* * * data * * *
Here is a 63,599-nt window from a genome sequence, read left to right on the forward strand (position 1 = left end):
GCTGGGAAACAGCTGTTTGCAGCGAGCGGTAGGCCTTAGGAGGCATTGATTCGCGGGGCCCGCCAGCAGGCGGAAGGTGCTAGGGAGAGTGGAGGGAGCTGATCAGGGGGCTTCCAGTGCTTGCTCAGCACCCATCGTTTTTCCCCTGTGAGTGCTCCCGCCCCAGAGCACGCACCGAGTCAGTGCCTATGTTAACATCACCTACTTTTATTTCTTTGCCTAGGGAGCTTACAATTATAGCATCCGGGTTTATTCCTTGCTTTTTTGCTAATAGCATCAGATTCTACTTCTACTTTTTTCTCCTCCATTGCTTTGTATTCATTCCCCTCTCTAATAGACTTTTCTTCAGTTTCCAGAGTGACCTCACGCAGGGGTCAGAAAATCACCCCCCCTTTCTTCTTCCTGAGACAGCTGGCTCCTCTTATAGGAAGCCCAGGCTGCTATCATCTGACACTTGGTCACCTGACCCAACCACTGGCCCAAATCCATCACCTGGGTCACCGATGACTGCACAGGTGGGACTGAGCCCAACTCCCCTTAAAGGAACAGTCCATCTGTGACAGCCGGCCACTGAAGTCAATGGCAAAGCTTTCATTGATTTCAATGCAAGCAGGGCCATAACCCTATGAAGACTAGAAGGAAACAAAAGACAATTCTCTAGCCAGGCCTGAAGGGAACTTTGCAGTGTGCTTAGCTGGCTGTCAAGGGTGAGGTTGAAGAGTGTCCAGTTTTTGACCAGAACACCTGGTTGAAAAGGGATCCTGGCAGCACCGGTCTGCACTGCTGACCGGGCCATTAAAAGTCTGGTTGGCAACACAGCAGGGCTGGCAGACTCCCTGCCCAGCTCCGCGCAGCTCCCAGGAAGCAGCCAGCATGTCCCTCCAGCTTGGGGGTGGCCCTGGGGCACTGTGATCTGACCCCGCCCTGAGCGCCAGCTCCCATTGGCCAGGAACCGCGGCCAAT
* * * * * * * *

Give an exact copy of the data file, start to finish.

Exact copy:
Here is a 63,599-nt window from a genome sequence, read left to right on the forward strand (position 1 = left end):
GCTGGGAAACAGCTGTTTGCAGCGAGCGGTAGGCCTTAGGAGGCATTGATTCGCGGGGCCCGCCAGCAGGCGGAAGGTGCTAGGGAGAGTGGAGGGAGCTGATCAGGGGGCTTCCAGTGCTTGCTCAGCACCCATCGTTTTTCCCCTGTGAGTGCTCCCGCCCCAGAGCACGCACCGAGTCAGTGCCTATGTTAACATCACCTACTTTTATTTCTTTGCCTAGGGAGCTTACAATTATAGCATCCGGGTTTATTCCTTGCTTTTTTGCTAATAGCATCAGATTCTACTTCTACTTTTTTCTCCTCCATTGCTTTGTATTCATTCCCCTCTCTAATAGACTTTTCTTCAGTTTCCAGAGTGACCTCACGCAGGGGTCAGAAAATCACCCCCCCTTTCTTCTTCCTGAGACAGCTGGCTCCTCTTATAGGAAGCCCAGGCTGCTATCATCTGACACTTGGTCACCTGACCCAACCACTGGCCCAAATCCATCACCTGGGTCACCGATGACTGCACAGGTGGGACTGAGCCCAACTCCCCTTAAAGGAACAGTCCATCTGTGACAGCCGGCCACTGAAGTCAATGGCAAAGCTTTCATTGATTTCAATGCAAGCAGGGCCATAACCCTATGAAGACTAGAAGGAAACAAAAGACAATTCTCTAGCCAGGCCTGAAGGGAACTTTGCAGTGTGCTTAGCTGGCTGTCAAGGGTGAGGTTGAAGAGTGTCCAGTTTTTGACCAGAACACCTGGTTGAAAAGGGATCCTGGCAGCACCGGTCTGCACTGCTGACCGGGCCATTAAAAGTCTGGTTGGCAACACAGCAGGGCTGGCAGACTCCCTGCCCAGCTCCGCGCAGCTCCCAGGAAGCAGCCAGCATGTCCCTCCAGCTTGGGGGTGGCCCTGGGGCACTGTGATCTGACCCCGCCCTGAGCGCCAGCTCCCATTGGCCAGGAACCGCGGCCAAT